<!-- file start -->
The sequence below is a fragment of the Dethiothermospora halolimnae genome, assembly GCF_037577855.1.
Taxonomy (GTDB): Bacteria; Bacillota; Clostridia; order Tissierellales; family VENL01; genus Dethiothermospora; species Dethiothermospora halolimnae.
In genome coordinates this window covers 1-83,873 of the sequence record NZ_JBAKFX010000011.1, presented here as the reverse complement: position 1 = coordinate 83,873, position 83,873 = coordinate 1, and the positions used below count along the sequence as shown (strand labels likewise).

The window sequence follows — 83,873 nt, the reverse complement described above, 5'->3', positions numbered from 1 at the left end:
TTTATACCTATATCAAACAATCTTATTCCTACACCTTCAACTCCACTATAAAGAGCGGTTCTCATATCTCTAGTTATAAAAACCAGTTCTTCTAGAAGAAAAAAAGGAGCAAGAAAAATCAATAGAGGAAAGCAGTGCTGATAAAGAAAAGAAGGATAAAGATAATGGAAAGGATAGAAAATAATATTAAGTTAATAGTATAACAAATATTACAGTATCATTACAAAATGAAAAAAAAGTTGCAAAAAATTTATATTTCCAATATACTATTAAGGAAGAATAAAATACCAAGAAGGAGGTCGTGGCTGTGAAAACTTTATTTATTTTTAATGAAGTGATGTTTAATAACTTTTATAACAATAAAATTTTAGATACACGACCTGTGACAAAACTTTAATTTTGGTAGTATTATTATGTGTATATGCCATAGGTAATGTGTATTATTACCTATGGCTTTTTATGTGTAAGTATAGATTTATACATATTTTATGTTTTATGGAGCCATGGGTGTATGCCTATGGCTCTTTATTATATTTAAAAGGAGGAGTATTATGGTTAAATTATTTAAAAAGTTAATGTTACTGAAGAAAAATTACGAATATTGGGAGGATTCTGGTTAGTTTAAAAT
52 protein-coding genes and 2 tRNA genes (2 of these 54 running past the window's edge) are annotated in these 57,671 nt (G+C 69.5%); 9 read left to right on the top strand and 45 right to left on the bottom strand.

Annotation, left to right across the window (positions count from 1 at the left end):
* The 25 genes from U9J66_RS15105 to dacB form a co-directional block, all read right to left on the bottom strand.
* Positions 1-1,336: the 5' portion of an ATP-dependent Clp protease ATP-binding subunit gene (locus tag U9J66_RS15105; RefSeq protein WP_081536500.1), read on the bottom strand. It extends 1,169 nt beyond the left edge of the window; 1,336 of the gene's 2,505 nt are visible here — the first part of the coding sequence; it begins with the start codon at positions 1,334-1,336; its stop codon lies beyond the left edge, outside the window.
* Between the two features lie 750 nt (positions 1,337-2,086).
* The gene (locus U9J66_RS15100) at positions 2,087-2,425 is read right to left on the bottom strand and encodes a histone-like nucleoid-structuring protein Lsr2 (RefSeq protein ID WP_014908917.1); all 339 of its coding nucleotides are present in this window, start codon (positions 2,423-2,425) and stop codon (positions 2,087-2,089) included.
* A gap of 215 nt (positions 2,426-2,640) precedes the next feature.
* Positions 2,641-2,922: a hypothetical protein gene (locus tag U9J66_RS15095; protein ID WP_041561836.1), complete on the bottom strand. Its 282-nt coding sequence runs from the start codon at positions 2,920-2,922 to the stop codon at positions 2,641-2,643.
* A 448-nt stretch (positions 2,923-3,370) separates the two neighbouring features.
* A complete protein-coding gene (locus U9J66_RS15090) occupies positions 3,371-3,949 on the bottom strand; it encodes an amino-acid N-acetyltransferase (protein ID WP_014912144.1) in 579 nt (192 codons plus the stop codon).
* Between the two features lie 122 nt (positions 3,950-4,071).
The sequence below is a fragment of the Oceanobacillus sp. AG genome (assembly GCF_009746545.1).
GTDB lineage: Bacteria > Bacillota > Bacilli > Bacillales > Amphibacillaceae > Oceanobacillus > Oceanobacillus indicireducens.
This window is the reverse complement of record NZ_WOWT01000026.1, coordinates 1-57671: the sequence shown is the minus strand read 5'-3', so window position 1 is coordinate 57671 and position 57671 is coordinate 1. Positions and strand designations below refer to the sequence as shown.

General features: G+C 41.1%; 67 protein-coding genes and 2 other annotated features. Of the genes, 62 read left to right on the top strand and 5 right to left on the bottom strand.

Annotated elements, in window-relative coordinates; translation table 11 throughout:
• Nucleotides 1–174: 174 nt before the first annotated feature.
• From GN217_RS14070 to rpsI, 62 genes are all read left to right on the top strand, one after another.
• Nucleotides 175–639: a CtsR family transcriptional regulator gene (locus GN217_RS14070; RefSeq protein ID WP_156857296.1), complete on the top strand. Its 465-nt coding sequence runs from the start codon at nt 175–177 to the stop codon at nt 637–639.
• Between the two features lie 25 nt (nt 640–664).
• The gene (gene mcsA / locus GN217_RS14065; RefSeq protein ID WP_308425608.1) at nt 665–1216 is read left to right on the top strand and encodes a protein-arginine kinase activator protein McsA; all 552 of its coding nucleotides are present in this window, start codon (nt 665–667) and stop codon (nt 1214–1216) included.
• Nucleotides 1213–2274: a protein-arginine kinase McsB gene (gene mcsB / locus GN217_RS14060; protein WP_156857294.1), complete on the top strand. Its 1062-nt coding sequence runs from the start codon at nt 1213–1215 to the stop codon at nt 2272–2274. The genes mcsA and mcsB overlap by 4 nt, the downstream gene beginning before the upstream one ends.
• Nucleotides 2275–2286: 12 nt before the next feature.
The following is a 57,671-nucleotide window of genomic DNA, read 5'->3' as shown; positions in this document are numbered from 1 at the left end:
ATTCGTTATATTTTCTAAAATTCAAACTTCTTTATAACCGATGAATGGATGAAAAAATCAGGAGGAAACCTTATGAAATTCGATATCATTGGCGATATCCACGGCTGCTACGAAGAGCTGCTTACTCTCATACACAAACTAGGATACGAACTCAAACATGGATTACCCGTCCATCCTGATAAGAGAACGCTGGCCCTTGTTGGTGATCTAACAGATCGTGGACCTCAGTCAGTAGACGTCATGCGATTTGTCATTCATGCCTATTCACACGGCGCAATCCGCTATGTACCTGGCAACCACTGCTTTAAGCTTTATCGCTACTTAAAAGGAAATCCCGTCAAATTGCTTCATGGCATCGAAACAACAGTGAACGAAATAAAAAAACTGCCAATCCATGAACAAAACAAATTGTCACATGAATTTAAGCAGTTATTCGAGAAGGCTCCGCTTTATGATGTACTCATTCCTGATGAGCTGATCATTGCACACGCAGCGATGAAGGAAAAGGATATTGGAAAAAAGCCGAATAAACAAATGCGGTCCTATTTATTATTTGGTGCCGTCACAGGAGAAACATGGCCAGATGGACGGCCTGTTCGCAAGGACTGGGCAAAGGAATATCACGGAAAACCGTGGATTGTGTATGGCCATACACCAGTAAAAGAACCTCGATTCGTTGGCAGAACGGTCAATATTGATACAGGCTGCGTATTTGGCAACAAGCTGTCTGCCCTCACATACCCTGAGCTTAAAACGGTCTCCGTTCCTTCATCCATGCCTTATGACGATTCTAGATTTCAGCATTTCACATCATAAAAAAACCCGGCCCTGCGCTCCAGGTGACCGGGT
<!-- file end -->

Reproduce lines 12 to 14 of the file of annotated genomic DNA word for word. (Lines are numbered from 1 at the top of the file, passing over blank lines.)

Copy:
* A gap of 215 nt (positions 2,426-2,640) precedes the next feature.
* Positions 2,641-2,922: a hypothetical protein gene (locus tag U9J66_RS15095; protein ID WP_041561836.1), complete on the bottom strand. Its 282-nt coding sequence runs from the start codon at positions 2,920-2,922 to the stop codon at positions 2,641-2,643.
* A 448-nt stretch (positions 2,923-3,370) separates the two neighbouring features.